So many worlds, so little time ...
- What is TerraJ?
- What Might it be Used For?
- What is Included?
- What is Required to Run these Programs?
- What License is it Released Under?
- What about Contributions?
- I Found a Bug ...
TerraJ is a set of fractal terrain and solar system generation programs that have been ported from C/C++ to Java.
The port has included extensive refactoring, the creation of a documented API to enable reuse of parts of them in other programs and extensions to the originals such as new Swing user interfaces. Full javadoc for the classes in the project is available.
I hope that this software will be useful both for learning purposes and as part of other programs such as games and simulations.
The updated user interfaces mean that everyone should be able to play around with it and the refactoring has aimed to separate out code that might be useful to other projects. Go on, surprise me!
The TerraJ suite currently contains the following software:
- Stargen. Creates realistic planetary systems and stars using an accretion simulation. The resulting text and HTML output is template based and configurable.
- Planetary Terrain Generator. A second fractal terrain generation program. This one does not do 3D rendering but can output images using many different map projections.
- Dole Accretion. An older and slightly less complex star system generator included for reference and completeness.
Most of the programs will run on any Java J2SE 1.5 runtime environment. Additionally to run Fracplanet you must have a platform that is supported by the JOGL OpenGL bindings library. This is currently Windows, Linux and OS X.
Some Linux systems will already have Java or you may have installed it to run other programs. To download a Java runtime for Windows and Linux go to: The Java Download Page.
To obtain Java 1.5 for OS X you will need to go to the Apple downloads site and search for the latest version.
To build and extend these programs you will need a suitable JDK. These can normally be downloaded from the same place as the JRE.
Note to run Fracplanet you will need to make sure the JOGL native libraries are available on your library path. The details of how to do this vary by platform. If you get an error that mentions UnsatisfiedLinkException then this is probably what is wrong.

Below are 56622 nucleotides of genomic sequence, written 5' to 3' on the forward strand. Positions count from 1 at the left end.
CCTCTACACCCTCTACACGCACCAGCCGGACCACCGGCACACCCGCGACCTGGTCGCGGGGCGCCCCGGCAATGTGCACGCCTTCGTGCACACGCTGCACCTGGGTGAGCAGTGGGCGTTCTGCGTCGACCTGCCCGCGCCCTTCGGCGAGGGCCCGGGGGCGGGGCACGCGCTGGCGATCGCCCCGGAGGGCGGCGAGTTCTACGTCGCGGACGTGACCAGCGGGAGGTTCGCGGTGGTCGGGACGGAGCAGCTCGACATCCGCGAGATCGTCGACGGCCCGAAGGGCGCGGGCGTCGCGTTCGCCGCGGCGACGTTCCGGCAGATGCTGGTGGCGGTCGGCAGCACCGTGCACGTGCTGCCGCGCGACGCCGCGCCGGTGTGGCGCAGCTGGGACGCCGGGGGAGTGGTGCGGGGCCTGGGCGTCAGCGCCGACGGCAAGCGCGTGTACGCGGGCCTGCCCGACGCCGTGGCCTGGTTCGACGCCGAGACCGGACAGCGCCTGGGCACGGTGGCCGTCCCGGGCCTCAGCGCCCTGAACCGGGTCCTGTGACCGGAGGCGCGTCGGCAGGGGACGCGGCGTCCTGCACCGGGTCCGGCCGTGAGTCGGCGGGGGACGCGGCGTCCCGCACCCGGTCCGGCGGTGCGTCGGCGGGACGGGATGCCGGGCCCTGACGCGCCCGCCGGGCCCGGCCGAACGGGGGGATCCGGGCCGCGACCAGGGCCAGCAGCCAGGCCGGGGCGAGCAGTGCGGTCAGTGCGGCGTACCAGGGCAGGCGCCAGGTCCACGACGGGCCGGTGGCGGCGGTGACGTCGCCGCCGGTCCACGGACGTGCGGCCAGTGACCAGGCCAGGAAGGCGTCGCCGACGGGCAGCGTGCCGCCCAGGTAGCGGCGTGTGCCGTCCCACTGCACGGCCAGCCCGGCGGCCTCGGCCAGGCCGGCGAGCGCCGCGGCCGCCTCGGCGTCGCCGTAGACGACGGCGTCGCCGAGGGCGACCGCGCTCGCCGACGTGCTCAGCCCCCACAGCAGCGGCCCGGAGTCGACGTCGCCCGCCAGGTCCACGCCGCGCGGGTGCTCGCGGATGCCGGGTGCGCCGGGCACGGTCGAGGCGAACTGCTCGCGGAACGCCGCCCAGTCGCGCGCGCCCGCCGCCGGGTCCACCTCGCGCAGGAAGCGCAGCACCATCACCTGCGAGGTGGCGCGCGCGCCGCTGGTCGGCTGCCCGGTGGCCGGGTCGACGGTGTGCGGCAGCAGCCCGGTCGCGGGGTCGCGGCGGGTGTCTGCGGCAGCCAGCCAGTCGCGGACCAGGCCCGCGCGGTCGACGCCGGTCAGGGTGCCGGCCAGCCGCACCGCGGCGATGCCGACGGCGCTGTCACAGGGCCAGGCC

If these problems persist then the library directory property can be set explicitly from the command line. On Windows this might look something like:
java -jar stargen.jar -Djava.library.path=c:/stargen/lib/natives-win32On Linux it would probably be something like:
java -jar stargen -Djava.library.path=/opt/stargen/lib/natives-linux
Obviously the paths will depend on where the program has been installed.
To generate large terrains you may need to increase the amount of memory available to the Java runtime system. To do this include -Xmx=size in the options passed to java. For example -Xmx=512m allocates up to 512 Mb. If you do not increase the memory size appropriately then you may get Out Of Memory errors with large terrains. This is not a bug in the program, honest!
TerraJ is released under the GNU General Public License. This is one of the most widely used free software licenses. Everyone is welcome to modify and extend the software as it stands (providing they respect the GPL) and I hope some people will find uses for it in their own applications. An exception has been made in the license to allow linking to the BSD and Apache Commons libraries required by the program. I hope that GPL V3 will make this unnecessary when it is released.
Note: The original code was issued under a variety of licenses and some of it predates the existence of standard open software licenses. If you wish to use the original C code you should refer to the corresponding original source files and documentation rather than rely on anything that I've written about this.
This is an open source project and contributions are welcome. Some of the things that would be good to have are:
- New features or enhancements to existing ones
- Rings Rendering
- Better integration of the programs
- Details of software that should be added to this collection, whether or not a Java version already exists.
- Offers of collaboration or help from the authors of such software
- Figuring out why Jalopy won't format the code any more (NullPointerExceptions etc ...)
I'm sure there are quite a few. Its pretty unlikely to release 60,000 lines of code and for there not to be any problems with it. Testing this sort of application is quite hard both because of the complexity and because most of the output is based on things that are generated randomly.
If you do find problems with it then let me know, particularly differences from the ranges of values produced by the C code for programs like Stargen.